I marked my ball and walked up to the flagstick and looked down. Titleist 3 with one black dot. My heart raced and I stifled my scream. “Craig, come over here.” He sauntered over and looked at his ball nestled at the bottom of the cup. He yelled—and then began to cry. “I’ve never had a hole-in-one.”
He’s 68 and has played a ton of golf except for the two years he spent in prison from 2009-2011 for some alleged fraud involving tariffs on shipments overseas from his company’s mushroom farm. The last time we played golf was in 2004 in Ireland. We reminisced how we always seem to play better together.
I thought back to November 8, 2008, and the day we spent at our friends Del Mar beach house—the day my Dad’s forty-year old letter to me finally arrived on Jimmy’s 25th birthday. Craig and his wife Lori had been walking on the beach, saw us and came over to say hi. Warm greetings and smiles. I don’t remember telling them of the significance of that day, but of course they knew Jimmy had been killed by a car 3 months earlier. The timing of the encounter to this day resonates with us.
Seven months later, Craig had been indicted, and his wife Lori was struck and tragically killed by an early commuter train racing through Del Mar. During his toast Thursday night for his buddy John, Dylan mentioned those who would have loved to be there—his mom Lori, whose birthday was the day before, and Jimmy Gauntt.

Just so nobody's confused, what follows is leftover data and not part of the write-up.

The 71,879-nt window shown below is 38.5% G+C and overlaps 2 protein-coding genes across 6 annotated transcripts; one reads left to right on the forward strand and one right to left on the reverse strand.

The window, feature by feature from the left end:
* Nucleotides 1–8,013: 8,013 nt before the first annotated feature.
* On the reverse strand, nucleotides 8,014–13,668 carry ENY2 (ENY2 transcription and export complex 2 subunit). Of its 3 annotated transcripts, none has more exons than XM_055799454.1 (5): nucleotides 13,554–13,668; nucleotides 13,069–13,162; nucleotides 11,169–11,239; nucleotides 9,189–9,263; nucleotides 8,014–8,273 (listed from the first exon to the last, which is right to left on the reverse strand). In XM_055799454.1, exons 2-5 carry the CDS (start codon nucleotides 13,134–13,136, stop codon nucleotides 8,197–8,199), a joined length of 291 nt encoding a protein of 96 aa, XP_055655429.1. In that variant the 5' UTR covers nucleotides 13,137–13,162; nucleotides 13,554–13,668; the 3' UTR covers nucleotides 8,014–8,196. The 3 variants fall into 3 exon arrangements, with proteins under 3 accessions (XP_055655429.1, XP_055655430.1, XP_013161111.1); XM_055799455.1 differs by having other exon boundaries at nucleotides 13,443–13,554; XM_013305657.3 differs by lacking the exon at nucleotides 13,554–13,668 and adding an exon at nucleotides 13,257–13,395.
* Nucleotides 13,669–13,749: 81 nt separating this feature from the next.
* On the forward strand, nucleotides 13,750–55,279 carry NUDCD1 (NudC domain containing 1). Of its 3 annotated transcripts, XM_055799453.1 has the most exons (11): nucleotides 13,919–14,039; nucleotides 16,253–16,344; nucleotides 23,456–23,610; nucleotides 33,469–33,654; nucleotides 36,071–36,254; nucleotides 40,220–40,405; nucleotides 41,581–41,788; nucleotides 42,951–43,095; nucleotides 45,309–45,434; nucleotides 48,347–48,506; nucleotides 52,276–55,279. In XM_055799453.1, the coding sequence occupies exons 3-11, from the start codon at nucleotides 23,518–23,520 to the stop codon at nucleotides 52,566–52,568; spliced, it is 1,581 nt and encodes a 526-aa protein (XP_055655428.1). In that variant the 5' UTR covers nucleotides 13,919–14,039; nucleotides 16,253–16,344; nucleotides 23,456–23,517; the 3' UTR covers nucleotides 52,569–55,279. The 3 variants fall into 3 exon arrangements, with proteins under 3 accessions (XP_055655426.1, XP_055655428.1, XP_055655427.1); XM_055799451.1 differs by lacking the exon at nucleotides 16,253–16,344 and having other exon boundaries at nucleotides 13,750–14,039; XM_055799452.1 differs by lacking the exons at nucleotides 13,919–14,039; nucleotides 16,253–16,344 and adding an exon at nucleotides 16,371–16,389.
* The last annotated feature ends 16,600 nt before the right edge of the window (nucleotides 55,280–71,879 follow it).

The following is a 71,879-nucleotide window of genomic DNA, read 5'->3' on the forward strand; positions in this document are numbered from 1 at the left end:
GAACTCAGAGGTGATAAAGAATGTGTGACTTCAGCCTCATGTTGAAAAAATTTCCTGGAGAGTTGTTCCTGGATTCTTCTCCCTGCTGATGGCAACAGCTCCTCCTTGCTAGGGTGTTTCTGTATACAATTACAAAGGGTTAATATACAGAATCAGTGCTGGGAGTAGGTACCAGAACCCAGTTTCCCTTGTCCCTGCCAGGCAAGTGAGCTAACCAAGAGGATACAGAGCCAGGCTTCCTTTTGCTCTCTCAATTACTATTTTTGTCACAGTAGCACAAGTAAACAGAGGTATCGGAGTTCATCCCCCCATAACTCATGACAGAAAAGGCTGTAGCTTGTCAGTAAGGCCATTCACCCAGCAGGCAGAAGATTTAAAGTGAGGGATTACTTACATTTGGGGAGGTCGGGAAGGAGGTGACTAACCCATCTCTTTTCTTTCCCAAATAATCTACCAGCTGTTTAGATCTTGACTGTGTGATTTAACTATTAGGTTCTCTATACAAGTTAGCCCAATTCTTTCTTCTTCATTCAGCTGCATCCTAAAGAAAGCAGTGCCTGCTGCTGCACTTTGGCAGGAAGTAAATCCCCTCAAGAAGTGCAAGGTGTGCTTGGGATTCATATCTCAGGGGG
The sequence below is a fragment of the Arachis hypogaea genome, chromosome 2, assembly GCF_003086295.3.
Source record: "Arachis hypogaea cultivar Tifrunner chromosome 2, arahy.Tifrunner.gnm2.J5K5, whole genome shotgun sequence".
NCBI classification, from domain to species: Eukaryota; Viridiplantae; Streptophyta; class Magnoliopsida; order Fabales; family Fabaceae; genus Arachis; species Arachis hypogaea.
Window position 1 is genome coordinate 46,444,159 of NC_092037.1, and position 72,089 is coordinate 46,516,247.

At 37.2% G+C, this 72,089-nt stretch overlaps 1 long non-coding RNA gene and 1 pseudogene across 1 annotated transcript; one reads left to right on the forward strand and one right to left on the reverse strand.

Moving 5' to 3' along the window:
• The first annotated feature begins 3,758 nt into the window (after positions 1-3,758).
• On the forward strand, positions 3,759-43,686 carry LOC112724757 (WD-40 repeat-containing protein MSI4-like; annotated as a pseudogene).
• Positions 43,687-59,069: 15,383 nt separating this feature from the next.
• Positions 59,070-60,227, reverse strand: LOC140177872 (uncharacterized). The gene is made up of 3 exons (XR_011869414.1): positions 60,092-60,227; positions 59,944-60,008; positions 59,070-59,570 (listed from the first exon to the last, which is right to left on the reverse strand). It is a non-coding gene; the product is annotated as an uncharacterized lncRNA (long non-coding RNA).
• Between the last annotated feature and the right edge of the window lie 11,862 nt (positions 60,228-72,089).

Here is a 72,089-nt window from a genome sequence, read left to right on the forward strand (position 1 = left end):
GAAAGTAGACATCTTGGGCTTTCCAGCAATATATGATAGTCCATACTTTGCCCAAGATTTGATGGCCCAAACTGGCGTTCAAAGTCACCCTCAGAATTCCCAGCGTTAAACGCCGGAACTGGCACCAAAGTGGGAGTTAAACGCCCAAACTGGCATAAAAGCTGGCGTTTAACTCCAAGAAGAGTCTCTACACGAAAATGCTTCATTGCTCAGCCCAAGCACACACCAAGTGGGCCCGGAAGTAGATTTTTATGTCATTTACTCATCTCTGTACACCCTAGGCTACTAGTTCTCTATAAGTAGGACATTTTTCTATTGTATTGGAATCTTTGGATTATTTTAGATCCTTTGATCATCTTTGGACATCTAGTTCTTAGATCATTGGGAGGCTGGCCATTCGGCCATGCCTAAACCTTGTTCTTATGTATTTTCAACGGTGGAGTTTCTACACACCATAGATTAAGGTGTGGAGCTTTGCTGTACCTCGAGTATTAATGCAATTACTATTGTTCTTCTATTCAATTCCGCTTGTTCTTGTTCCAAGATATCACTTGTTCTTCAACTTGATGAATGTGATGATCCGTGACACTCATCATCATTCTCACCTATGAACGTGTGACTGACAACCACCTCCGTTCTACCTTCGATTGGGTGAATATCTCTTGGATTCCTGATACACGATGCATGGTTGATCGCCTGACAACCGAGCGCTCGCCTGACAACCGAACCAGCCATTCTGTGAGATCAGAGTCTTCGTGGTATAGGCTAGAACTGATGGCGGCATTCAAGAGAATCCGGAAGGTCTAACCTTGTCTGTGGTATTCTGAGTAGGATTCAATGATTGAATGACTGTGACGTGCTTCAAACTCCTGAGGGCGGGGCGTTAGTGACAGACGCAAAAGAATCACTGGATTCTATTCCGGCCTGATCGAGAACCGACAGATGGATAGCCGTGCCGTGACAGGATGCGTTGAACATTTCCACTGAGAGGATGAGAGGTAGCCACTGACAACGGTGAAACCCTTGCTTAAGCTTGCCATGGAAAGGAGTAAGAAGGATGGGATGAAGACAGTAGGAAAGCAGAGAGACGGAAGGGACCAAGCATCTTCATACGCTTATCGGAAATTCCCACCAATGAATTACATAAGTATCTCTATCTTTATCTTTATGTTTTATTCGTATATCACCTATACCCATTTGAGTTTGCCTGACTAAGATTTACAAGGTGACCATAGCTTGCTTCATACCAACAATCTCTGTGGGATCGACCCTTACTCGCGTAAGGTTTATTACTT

There was this impossible to describe instant, electric, reconnection with Craig and Dylan. We hugged hard—over the hole-in-one for sure—but there was so much more involved. The pain we shared and endured but had not spoken to one another about. Craig and I talked about the miracle of grandkids. Dylan and his wife are expecting their second in one week; our Wyatt and Hunter. And how sad it is Lori can’t hold her grandsons nor Jimmy his nephews. I believe we all had this sense we were supposed to be here, right now, to experience together this rare event—to reconnect and bond. It was time. Craig snagging his first hole-in-one was a good sign. That, combined with Hilary’s discovery the week before, got me excited about what might else be in store for us this weekend.